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The Move - Message From the Country CD (album) cover

MESSAGE FROM THE COUNTRY

The Move

 

Proto-Prog

3.44 | 35 ratings

From Progarchives.com, the ultimate progressive rock music website

Walkscore
3 stars Nice Diverse Collection.

This is the album that the Move made for contractual reasons, and they added some filler they wrote quickly to it, to get this out the door. But there is also excellent music here. Indeed, they wrote so many songs during this time that there were six extra tunes that didn't initially get released, but which made it onto most re-releases of this album (my own vinyl copy contains not only the 10 original tracks, but all six additions, so that I what I will review here). The music here is very diverse, much more diverse than any previous Move album, with more different styles than any ELO album. There is blues, country (and faux country), jazz, hard (for the time) rock, progressive rock, and of course pop, here. The very best song here, one of the best Wood-related tunes, is "It Wasn't My Idea to Dance". This sounds like it could have been targetted at the first ELO album, as it has that heavier multi-instrument feel, like the 10538 overture, but perhaps they had too many good tracks for that (the first ELO album is SO good!), so perhaps this one had to be kept for this Move album (apparently, much of the first ELO album and many of the songs for this album were recorded at the same time). But I actually like all the songs on this album. The title track is great. I really like the fun songs too, like Wood doing his best Elvis impression on "Don't Mess Me Up", and Bev Bevan singing the faux country (but socially critical) "Ben Crawley Steel Company". Also, the six tracks that were left off this album are also quite good. This includes the Move single hit (and later ELO hit) "Do Ya". ELO recorded that one as a virtual carbon-copy of this Move version. "Tonight", "Chinatown" and another single, the rough rockin' "California Man", are also great ("California Man" could be thought of as the template for later ELO rockers like "Hold On Tight" and "Rock'n Roll is King"). While there are some greats here, and every song is listenable, with this amount of diversity I can see how those who prefer one particular style could be turned off. And I don't think this album is going to make it to the top of anyone's greatest list, But I think it is solid, and slightly better than Shazam. I give it 7.6 out of 10 on my 10-point scale, which places in the (higher) 3 PA stars range.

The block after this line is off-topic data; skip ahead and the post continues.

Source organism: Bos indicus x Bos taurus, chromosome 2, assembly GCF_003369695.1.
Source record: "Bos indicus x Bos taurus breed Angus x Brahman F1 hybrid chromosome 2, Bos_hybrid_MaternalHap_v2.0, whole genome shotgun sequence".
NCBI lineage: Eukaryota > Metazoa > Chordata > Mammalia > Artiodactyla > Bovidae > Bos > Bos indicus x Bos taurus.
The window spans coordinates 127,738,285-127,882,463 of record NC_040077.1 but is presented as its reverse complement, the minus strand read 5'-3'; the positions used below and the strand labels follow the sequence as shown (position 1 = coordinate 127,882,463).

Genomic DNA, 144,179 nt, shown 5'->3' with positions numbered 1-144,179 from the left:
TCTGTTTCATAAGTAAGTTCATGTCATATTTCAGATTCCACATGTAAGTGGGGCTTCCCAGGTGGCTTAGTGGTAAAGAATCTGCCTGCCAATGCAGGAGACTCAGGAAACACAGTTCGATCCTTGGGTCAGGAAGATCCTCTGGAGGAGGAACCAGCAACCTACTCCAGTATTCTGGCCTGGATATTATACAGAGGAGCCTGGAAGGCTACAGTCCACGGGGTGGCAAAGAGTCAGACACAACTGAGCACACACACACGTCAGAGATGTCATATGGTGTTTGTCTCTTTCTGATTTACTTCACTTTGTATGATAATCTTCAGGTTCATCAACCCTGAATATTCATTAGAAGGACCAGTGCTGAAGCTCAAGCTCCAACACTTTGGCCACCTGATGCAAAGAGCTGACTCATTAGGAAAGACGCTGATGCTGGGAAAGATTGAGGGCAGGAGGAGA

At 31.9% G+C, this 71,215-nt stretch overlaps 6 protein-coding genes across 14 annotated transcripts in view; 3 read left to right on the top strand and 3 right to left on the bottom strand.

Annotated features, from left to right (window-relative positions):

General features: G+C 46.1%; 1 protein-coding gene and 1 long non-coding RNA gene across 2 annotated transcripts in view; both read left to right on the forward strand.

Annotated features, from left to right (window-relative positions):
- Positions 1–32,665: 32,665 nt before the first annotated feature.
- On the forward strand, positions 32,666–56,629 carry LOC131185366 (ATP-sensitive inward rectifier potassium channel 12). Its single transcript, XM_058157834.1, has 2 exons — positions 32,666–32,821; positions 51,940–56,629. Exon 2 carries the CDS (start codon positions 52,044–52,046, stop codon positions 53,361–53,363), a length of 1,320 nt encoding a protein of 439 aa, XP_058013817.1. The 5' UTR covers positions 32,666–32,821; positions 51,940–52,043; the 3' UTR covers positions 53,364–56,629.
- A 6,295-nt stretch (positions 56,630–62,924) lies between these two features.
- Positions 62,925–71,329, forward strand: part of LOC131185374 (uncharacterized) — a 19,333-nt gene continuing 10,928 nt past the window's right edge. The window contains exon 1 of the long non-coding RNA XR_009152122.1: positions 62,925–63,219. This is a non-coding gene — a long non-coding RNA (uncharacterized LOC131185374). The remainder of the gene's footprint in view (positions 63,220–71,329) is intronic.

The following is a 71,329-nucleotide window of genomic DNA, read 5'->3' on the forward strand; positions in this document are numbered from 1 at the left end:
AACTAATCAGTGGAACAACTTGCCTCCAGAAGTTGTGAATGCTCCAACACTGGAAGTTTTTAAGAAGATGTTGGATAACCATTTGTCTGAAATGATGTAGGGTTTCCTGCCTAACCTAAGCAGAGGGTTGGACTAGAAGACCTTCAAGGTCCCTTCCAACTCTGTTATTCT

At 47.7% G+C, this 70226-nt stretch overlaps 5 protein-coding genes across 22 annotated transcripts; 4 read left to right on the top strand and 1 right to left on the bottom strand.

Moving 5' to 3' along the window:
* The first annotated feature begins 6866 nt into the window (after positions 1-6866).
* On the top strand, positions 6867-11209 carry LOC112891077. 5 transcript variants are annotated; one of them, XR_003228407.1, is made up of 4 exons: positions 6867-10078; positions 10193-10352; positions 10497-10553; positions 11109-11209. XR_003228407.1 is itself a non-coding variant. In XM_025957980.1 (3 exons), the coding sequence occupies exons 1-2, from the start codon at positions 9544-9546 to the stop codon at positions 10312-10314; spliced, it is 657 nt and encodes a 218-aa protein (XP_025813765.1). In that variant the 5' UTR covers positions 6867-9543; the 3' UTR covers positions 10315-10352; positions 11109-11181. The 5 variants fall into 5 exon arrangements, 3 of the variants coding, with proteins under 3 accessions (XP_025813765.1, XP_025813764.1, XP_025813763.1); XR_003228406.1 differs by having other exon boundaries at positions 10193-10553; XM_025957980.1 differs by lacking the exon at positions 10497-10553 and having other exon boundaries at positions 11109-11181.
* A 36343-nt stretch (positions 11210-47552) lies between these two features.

Walkscore | 3/5 |

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